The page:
By Miliana Vojvodic, HBSc, MSc, MD (Class of 2014)

Miliana completed her HBSc at the University of Guelph before completing her MSc and MD at the University of Toronto. During her medical training, she was the Co-Editor-in-Chief for the Toronto Notes (30th Ed), a popular study resource for the LMCC (Licentiate of the Medical Council of Canada) Step 1 and USMLE (United States Medical Licensing Exam) Step 2 exams and the Essentials of Clinical Examination (7th Ed), an internationally published text for healthcare trainees. She is currently a Surgical Resident in Toronto. Here she shares how a post-graduate degree can benefit one’s medical education and beyond.

Many educational routes can lead aspiring physicians to their career of choice. In a knowledge economy, medical schools take advantage of the educational diversity and breadth of experiences within their student cohorts. Graduate students, in particular, have the asset of advanced research and critical thinking skills, which are viewed favourably in the competitive world of academic medicine. Furthermore, I would argue that the expertise, professionalism, and maturity of many graduate applicants are also coveted attributes.

Students who enter their medical studies with a Masters or Ph.D. degree will find their acquired skills to be easily transferable in an environment where fast-paced, independent learning is critical for success. Whether the ultimate career goal is to become a rural family physician or a sub-specialized clinician at a tertiary care center, entering medical school with a graduate degree in science offers an abundance of advantages for aspiring doctors.

1. Appraising medical evidence
Modern medicine is based on evidence, past and present. Medical school curricula are designed around the most fundamental principles across various specialties, provided in discreet packages or units for the benefit of the learner. Inherently, the information delivered to medical students is often the most distilled version of many years of research. The further along a medical student is in their studies, the more integral it will be to read and understand recent medical literature. During their clinical training years, students are exposed to rounds and journal clubs, where meaningful discussions are based on the latest landmark publications and clinical trials.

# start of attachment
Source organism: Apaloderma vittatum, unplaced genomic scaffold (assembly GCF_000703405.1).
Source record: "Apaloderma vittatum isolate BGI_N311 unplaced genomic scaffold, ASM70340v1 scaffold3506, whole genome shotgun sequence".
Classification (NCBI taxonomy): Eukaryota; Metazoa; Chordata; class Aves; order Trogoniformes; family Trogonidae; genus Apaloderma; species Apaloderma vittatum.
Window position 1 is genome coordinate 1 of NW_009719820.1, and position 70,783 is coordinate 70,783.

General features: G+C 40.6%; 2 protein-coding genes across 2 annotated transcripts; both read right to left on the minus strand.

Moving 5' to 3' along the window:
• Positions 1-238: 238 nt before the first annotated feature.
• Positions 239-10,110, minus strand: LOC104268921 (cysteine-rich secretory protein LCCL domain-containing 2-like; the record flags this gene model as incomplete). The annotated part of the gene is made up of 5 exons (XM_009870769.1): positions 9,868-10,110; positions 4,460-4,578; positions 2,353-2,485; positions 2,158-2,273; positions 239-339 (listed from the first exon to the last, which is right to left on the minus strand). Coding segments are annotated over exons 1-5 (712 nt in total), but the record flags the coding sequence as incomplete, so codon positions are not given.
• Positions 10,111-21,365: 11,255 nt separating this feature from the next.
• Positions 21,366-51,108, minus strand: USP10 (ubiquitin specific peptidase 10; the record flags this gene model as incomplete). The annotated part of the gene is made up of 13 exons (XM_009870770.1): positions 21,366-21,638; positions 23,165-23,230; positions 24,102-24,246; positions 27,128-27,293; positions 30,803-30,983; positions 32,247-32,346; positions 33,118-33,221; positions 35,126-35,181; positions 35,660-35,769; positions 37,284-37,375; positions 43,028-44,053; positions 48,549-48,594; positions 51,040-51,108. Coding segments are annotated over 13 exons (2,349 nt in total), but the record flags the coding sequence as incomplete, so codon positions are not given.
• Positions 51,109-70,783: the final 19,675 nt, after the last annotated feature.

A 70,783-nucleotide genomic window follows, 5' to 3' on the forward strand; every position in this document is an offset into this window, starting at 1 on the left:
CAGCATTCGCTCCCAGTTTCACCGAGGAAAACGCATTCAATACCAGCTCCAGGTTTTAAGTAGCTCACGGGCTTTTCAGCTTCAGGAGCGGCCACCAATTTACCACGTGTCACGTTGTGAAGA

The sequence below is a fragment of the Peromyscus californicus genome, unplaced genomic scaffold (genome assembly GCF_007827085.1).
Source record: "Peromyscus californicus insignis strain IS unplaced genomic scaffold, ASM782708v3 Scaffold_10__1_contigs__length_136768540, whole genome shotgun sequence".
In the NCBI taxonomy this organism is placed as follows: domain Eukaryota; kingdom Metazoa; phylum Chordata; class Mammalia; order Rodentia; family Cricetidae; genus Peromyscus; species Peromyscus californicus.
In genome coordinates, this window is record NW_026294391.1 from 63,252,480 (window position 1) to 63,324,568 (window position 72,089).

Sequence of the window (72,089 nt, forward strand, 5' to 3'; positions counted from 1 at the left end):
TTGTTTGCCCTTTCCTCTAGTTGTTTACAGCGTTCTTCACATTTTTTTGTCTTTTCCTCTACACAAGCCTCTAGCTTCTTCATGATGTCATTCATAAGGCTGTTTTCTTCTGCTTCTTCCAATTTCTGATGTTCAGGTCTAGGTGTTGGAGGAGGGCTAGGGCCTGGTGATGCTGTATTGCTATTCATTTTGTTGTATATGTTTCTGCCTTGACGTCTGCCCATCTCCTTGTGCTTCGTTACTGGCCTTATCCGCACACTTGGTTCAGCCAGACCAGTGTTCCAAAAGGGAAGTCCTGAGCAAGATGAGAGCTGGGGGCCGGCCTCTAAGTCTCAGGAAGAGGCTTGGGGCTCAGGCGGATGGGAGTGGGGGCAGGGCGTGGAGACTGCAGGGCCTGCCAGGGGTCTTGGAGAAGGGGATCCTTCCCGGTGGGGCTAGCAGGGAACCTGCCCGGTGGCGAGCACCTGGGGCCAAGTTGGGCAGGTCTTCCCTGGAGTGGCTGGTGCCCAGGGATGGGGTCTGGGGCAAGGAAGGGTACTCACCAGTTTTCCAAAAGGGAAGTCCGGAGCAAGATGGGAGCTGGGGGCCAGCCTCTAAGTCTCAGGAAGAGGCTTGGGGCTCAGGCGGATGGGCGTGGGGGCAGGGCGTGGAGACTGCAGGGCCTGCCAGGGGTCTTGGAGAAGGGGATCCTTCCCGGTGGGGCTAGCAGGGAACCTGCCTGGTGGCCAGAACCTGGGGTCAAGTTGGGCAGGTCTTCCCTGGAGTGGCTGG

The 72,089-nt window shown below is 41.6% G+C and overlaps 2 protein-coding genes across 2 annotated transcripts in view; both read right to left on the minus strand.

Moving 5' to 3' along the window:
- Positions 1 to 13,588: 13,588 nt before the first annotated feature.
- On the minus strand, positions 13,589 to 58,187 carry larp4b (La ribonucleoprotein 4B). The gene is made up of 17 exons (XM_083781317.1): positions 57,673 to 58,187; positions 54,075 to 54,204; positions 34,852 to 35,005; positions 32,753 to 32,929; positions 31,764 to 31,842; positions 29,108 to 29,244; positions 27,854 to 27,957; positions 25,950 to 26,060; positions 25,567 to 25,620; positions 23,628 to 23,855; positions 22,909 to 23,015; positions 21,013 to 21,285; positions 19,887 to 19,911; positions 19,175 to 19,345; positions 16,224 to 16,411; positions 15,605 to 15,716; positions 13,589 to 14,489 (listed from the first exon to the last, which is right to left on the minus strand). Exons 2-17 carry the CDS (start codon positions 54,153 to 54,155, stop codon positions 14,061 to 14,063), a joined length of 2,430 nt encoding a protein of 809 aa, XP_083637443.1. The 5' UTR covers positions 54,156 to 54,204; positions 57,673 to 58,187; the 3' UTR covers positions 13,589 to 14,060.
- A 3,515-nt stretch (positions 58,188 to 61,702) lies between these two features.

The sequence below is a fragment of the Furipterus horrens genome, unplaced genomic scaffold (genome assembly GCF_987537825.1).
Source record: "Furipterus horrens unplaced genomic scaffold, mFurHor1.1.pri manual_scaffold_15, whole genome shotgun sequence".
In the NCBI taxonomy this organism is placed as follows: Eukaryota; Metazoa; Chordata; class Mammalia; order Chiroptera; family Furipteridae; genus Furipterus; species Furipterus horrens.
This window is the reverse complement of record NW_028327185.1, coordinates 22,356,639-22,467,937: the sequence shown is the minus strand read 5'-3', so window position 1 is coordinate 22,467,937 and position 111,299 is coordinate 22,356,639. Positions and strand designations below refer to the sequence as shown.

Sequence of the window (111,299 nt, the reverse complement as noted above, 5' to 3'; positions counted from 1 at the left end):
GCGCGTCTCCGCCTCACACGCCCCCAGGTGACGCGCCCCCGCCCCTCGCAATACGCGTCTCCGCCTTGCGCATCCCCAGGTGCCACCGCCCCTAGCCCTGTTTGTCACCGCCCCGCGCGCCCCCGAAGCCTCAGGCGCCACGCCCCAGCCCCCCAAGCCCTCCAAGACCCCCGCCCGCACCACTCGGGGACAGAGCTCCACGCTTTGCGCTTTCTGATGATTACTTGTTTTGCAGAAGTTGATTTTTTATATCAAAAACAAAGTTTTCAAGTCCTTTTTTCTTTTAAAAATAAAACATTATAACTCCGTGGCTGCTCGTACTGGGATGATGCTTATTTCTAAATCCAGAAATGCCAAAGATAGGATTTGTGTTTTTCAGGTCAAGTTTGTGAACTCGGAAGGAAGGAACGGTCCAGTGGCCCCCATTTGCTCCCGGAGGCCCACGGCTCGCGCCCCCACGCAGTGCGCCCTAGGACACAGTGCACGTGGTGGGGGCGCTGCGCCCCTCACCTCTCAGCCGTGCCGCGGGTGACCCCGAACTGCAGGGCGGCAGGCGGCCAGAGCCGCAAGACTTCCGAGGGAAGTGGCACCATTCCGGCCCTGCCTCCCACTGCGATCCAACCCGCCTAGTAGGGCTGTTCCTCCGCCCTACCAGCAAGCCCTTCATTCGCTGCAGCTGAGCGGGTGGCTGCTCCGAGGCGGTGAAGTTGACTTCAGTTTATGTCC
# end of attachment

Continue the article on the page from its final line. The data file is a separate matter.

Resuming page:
An experienced graduate student will know that not all published studies are equivalent and that there is variation in the level of evidence and the quality of research methods. Graduate students in the sciences have spent a significant amount of time appraising the literature, formulating critiques, and most importantly summarizing findings into the most important and validated points. Research methodology and statistical analysis may also be more familiar to graduate students.

It is also important to recognize the value of effective literature appraisal after completing medical school. Residents are encouraged to maintain a good understanding of landmark trials in their field and commonly analyze smaller studies for their practical relevance. Working physicians also need to maintain their credentials continuously by reviewing the new literature and applying updated guidelines and protocols in their practice.

2. Conducting original research